watched "My Big Fat Pet's Makeover" on Animal Planet, and I won't. I would find it way too distressing to see morbidly obese animals - and it's not their fault. Pets don't feed themselves. In last week's New Hampshire Sunday News, an article titled "Fat cat? Pudgy pooch? Time to exercise" addresses increasing a dog's calorie burning through exercise.
"The eyes have it." Oh, OK - the saying is the "ayes" have it, but permit me this play on words because I want to talk about our dogs' eyes and learning to read them. It's a common misconception to avoid making direct eye contact with dogs, but my dogs would think there's something wrong between us if we didn't look directly at each other. Larry looks directly into my eyes when he wants to go outside. Kochi does the same when he wants to eat-a frequent, clear communication.
There's a discussion on one of the Facebook groups I belong to about breed characteristics and personality. The questions asked were:. Do you believe that different breeds have different personalities as a generalization?. How do you define "personality? "Taking the second question first, and using my own dogs as examples, to me a dog's personality is made up of the individual observable behaviors that we think of as personality characteristics. Larry, our Chinook, enjoys our laughter.
Muck Rack makes it simple to find people, tweets, or articles that mention any name, keyword, company, hashtag etc. We've compiled this guide to help you make the most of your search.
Selecting a term
Start searching tweets, articles from media outlets, articles mentioned in tweets, journalists'
names, titles and bios with some suggested searches:
Companies or Topics (e.g. iPhone, Microsoft)
Phrases (e.g. "cloud computing") — use quotes to keep the terms together
Twitter handles (e.g. @username) — returns those who have mentioned or replied to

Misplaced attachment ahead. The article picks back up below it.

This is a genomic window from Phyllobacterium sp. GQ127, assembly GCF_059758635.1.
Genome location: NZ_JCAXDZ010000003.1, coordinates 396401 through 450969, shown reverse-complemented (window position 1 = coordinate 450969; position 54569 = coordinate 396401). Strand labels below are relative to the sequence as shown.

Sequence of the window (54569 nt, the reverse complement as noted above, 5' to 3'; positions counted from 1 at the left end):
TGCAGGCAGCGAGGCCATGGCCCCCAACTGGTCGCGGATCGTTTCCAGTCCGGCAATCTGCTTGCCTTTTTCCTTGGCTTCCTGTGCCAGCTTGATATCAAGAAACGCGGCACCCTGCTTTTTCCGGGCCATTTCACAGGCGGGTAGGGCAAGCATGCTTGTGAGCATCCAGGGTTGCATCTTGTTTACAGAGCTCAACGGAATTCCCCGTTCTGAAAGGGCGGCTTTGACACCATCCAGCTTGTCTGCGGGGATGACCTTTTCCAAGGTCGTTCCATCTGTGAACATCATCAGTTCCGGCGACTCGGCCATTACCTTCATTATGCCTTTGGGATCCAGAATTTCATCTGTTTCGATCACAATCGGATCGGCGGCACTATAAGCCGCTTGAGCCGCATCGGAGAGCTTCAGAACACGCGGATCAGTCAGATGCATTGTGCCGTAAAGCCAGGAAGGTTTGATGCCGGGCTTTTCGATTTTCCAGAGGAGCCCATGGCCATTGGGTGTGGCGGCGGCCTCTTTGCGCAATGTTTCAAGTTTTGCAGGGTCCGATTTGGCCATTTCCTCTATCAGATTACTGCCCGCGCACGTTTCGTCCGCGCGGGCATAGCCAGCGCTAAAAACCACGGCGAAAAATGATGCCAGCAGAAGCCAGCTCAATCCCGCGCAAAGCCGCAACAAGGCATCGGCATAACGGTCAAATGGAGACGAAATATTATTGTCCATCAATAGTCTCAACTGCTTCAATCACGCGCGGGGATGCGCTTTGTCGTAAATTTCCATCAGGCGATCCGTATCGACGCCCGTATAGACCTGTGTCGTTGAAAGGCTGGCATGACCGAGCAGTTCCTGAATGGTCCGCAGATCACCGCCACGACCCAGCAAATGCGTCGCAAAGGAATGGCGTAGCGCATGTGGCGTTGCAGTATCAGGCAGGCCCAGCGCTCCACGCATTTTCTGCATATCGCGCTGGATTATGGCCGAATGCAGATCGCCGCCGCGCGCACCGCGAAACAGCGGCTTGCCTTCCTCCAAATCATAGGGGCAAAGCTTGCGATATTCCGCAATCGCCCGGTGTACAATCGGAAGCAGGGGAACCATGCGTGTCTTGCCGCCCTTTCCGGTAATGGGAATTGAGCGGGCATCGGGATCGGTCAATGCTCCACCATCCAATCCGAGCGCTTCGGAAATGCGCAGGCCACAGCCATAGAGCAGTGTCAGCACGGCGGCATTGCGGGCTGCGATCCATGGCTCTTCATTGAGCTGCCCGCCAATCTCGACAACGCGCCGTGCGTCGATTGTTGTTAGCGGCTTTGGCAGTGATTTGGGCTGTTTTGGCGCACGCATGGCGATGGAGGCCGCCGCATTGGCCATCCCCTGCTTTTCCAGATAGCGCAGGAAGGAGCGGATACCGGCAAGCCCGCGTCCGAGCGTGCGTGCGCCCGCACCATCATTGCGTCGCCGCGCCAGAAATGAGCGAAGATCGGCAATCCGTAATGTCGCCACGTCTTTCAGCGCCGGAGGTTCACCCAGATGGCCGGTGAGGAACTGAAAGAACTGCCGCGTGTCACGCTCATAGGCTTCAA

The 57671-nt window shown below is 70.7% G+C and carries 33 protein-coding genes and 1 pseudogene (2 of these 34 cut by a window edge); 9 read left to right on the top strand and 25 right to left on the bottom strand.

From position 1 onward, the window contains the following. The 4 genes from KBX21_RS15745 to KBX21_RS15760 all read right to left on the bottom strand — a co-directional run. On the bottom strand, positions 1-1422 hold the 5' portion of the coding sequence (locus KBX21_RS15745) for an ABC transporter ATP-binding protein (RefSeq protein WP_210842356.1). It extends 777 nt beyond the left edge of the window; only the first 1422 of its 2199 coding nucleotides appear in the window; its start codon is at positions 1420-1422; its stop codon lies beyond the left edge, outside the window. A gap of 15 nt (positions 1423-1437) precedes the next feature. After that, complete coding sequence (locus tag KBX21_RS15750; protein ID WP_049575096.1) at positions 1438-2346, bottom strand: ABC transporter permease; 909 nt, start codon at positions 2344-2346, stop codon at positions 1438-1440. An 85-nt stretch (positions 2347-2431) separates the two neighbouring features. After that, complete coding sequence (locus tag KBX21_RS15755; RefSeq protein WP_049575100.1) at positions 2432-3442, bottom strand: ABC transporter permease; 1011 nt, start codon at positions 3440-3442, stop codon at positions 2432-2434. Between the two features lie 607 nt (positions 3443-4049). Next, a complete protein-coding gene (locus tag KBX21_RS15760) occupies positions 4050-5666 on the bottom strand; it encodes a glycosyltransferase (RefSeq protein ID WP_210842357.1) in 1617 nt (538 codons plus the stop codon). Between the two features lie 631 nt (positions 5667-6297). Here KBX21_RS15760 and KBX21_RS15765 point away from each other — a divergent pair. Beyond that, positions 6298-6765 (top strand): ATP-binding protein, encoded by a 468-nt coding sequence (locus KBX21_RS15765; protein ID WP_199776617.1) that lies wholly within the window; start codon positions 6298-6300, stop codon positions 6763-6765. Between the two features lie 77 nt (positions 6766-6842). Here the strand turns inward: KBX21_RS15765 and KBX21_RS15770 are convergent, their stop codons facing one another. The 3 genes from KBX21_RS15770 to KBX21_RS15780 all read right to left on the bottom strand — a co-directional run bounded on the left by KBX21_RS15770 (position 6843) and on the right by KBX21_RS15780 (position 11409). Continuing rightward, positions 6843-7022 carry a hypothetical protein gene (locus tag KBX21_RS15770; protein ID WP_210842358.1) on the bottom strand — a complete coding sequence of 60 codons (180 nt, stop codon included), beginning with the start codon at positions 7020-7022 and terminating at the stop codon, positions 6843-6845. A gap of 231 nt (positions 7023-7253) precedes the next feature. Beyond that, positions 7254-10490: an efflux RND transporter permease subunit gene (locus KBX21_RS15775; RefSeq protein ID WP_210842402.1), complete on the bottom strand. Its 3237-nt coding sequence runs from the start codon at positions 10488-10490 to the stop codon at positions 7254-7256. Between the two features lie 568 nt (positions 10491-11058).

Names (e.g. "David Pogue")
Hashtags (e.g. #sxsw, #london2012)
Bio details (e.g. vegan, Olympics, father)
Muck Rack's Advanced Search allows for many boolean operators.
Find results that mention multiple specified terms, use AND or
+. For example, ensure each result contains both Elon Musk and Mark Zuckerberg by
searching Musk AND Zuckerberg or Musk + Zuckerberg.
Use the operators OR or , to broaden your search when you'd like either of
multiple terms to appear in results. (This is the default behavior of our search when no operators
are used). For example, results will contain either cake or cookie by searching cake OR cookie or cake,cookie
Use NOT or - to subtract results from your search. For
example, searching Disney will yield results about the Walt Disney Company as well as Walt Disney
World Resort. To exclude mentions of Disney World, search for Disney -World or Disney
When using one of these operators with a phrase, enclose it in quotation marks. For example, you can
find results about smartphones excluding Apple's iPhone 4S by searching smartphone -"iPhone
Exact case matching or punctuation
If you're searching for a brand name or keyword that relies on specific punctuation marks or capitalization, you can
find results that match your exact query by adding matchcase: before the keyword you're searching for, like matchcase:E*TRADE .
Use parentheses to separate multiple
boolean phrases. For example, to find journalists talking about having fun in Disney World or
Disneyland, search for ("disney world" OR disneyland) AND fun.
An asterisk can be used to search for any variation of a root word truncated by the asterisk. For example, searching for admin* will return results for administrator, administration, administer, administered, etc.
A near operator is an AND operator where you can control the distance between the words. You can vary the distance the near operation uses by adding a forward slash and number (between 0-99) such as strawberries NEAR/10 "whipped cream", which means the strawberries must exist within 10 words of "whipped cream".